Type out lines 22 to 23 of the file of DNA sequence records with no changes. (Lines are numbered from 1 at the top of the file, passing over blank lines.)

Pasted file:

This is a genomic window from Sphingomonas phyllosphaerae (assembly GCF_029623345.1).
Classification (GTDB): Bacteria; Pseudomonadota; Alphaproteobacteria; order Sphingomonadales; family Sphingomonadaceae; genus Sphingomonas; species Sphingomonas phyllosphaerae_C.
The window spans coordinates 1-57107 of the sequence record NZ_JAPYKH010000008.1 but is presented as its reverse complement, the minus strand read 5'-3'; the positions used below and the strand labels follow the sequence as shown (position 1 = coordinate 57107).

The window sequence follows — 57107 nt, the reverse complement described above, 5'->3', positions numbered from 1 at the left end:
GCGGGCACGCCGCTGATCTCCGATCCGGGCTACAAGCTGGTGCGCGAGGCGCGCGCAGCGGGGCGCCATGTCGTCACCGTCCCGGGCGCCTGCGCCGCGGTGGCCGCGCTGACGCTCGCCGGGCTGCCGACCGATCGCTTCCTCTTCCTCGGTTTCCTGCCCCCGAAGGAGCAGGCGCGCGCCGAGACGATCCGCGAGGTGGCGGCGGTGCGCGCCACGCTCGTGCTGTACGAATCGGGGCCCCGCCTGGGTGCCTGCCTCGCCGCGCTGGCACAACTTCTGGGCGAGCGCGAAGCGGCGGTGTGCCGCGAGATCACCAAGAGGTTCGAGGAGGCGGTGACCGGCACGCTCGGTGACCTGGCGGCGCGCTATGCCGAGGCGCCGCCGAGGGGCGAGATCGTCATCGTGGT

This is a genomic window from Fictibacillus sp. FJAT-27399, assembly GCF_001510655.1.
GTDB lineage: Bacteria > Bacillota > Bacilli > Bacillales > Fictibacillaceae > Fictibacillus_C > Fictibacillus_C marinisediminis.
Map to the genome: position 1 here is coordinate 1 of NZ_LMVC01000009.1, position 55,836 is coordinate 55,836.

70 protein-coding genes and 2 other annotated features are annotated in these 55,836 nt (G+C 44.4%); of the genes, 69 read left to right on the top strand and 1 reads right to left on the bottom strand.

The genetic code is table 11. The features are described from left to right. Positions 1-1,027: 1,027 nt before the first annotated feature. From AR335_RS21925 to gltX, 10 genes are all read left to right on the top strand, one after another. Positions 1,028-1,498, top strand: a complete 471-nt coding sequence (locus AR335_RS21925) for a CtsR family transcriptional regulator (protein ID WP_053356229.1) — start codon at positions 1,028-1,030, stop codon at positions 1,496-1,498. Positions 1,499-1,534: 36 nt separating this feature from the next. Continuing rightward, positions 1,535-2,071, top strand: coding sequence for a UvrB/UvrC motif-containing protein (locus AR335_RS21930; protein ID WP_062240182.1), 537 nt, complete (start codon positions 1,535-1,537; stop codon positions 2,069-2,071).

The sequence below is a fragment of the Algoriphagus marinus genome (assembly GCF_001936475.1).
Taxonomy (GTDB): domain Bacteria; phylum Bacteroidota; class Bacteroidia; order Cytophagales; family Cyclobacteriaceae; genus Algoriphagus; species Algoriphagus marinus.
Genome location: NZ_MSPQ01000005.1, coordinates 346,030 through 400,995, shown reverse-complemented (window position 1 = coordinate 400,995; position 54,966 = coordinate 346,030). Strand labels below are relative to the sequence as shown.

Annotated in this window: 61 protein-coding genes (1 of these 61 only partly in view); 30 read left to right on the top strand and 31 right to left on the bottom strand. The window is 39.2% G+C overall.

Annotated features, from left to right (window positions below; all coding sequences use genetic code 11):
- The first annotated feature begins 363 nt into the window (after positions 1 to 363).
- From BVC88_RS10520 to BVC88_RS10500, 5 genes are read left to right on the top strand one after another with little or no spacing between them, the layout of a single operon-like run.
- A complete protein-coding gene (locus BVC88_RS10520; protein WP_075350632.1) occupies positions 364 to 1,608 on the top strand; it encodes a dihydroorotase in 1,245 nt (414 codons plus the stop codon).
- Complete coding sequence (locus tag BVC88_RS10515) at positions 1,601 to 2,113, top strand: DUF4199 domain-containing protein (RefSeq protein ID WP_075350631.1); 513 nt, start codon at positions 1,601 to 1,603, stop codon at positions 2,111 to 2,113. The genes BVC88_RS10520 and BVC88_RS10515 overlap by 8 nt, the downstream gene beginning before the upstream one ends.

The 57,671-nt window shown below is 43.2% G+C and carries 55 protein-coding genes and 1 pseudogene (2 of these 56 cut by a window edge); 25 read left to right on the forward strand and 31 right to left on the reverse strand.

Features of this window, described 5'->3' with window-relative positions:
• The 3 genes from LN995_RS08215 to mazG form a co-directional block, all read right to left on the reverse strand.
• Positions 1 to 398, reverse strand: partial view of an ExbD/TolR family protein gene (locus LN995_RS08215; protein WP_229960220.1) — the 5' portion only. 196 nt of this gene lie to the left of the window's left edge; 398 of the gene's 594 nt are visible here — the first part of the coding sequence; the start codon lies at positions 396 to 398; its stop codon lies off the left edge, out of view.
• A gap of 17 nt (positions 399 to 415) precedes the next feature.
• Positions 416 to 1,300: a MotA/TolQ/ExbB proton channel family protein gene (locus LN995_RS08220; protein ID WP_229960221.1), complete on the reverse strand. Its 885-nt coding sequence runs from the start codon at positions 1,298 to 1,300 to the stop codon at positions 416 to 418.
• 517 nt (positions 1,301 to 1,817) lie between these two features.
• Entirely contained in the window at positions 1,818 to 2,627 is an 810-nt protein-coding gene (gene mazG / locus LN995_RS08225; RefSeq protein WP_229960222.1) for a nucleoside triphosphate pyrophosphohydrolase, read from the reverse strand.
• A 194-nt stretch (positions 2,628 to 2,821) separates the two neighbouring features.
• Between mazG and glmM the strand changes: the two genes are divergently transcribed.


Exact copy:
• The 3 genes from LN995_RS08215 to mazG form a co-directional block, all read right to left on the reverse strand.
• Positions 1 to 398, reverse strand: partial view of an ExbD/TolR family protein gene (locus LN995_RS08215; protein WP_229960220.1) — the 5' portion only. 196 nt of this gene lie to the left of the window's left edge; 398 of the gene's 594 nt are visible here — the first part of the coding sequence; the start codon lies at positions 396 to 398; its stop codon lies off the left edge, out of view.